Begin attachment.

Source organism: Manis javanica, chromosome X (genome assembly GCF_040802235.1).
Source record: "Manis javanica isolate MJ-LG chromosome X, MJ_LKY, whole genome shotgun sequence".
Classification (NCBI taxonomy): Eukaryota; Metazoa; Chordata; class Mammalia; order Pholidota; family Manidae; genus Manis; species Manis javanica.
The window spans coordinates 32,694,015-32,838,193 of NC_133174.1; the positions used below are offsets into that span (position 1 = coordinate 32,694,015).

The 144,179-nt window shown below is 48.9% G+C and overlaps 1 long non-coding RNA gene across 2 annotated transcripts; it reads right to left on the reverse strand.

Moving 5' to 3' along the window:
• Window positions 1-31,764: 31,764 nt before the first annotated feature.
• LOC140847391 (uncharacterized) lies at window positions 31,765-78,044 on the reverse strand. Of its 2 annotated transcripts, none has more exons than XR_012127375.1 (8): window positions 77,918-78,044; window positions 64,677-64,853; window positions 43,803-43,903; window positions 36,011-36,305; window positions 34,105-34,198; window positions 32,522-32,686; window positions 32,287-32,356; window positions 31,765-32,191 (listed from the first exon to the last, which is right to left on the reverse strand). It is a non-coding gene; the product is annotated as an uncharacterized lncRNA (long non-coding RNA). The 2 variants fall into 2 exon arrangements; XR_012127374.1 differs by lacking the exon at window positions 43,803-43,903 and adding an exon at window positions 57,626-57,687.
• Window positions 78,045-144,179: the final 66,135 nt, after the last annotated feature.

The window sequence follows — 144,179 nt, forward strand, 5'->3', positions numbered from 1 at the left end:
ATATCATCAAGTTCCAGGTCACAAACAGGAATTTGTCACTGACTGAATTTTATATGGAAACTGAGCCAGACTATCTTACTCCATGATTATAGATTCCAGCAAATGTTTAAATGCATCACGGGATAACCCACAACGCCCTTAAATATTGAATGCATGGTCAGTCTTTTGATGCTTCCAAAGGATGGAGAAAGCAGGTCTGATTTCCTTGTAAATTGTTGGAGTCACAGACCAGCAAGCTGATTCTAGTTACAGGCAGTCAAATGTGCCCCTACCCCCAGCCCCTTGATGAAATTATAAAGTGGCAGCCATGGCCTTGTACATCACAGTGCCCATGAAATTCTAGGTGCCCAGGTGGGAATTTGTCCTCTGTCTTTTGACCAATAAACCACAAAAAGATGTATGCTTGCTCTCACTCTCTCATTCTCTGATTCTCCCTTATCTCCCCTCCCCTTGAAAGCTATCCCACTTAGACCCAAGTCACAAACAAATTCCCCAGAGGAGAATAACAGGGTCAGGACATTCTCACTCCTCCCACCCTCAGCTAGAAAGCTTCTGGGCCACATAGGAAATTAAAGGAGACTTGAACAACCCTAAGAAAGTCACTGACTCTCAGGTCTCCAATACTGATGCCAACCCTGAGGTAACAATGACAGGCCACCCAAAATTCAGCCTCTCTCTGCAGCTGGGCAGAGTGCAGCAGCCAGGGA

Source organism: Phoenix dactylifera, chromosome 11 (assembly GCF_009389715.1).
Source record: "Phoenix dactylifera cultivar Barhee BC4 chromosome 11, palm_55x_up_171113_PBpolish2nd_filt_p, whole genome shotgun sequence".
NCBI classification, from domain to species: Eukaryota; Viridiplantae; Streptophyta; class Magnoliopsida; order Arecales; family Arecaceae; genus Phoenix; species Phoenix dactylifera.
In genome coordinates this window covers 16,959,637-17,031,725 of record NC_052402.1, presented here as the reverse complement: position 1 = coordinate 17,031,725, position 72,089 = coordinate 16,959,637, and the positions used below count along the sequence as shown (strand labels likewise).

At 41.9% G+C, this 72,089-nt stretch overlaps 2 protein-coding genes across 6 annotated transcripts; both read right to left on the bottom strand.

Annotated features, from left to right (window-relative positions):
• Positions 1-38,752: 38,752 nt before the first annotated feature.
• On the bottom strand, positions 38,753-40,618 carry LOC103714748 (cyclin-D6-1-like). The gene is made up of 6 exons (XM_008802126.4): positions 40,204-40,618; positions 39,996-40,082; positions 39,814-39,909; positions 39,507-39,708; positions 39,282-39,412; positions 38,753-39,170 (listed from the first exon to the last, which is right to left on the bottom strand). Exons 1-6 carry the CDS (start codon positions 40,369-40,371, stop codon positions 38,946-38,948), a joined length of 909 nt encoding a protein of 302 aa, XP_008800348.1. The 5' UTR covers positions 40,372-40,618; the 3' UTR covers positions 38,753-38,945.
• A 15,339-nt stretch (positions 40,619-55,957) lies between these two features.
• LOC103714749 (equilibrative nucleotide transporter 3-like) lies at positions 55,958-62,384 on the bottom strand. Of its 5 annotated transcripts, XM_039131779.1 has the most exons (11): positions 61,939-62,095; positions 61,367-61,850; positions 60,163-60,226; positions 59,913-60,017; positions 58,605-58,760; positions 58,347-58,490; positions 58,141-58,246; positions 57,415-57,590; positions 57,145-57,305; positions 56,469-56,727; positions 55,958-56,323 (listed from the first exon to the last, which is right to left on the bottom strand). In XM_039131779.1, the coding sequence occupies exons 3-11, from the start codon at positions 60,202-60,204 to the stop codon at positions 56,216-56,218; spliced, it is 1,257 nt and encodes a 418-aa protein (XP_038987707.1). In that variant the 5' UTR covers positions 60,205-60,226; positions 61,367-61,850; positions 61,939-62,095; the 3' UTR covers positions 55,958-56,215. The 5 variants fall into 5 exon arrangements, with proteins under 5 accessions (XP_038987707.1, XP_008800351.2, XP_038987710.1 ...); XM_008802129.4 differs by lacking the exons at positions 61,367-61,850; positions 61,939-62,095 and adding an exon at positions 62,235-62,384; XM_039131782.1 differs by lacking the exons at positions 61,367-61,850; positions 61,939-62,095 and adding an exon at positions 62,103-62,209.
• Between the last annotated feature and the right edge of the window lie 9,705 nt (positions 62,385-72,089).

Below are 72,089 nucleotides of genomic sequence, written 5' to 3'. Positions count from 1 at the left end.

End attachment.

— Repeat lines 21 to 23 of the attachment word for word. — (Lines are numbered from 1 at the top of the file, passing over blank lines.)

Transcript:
• LOC103714749 (equilibrative nucleotide transporter 3-like) lies at positions 55,958-62,384 on the bottom strand. Of its 5 annotated transcripts, XM_039131779.1 has the most exons (11): positions 61,939-62,095; positions 61,367-61,850; positions 60,163-60,226; positions 59,913-60,017; positions 58,605-58,760; positions 58,347-58,490; positions 58,141-58,246; positions 57,415-57,590; positions 57,145-57,305; positions 56,469-56,727; positions 55,958-56,323 (listed from the first exon to the last, which is right to left on the bottom strand). In XM_039131779.1, the coding sequence occupies exons 3-11, from the start codon at positions 60,202-60,204 to the stop codon at positions 56,216-56,218; spliced, it is 1,257 nt and encodes a 418-aa protein (XP_038987707.1). In that variant the 5' UTR covers positions 60,205-60,226; positions 61,367-61,850; positions 61,939-62,095; the 3' UTR covers positions 55,958-56,215. The 5 variants fall into 5 exon arrangements, with proteins under 5 accessions (XP_038987707.1, XP_008800351.2, XP_038987710.1 ...); XM_008802129.4 differs by lacking the exons at positions 61,367-61,850; positions 61,939-62,095 and adding an exon at positions 62,235-62,384; XM_039131782.1 differs by lacking the exons at positions 61,367-61,850; positions 61,939-62,095 and adding an exon at positions 62,103-62,209.
• Between the last annotated feature and the right edge of the window lie 9,705 nt (positions 62,385-72,089).

Below are 72,089 nucleotides of genomic sequence, written 5' to 3'. Positions count from 1 at the left end.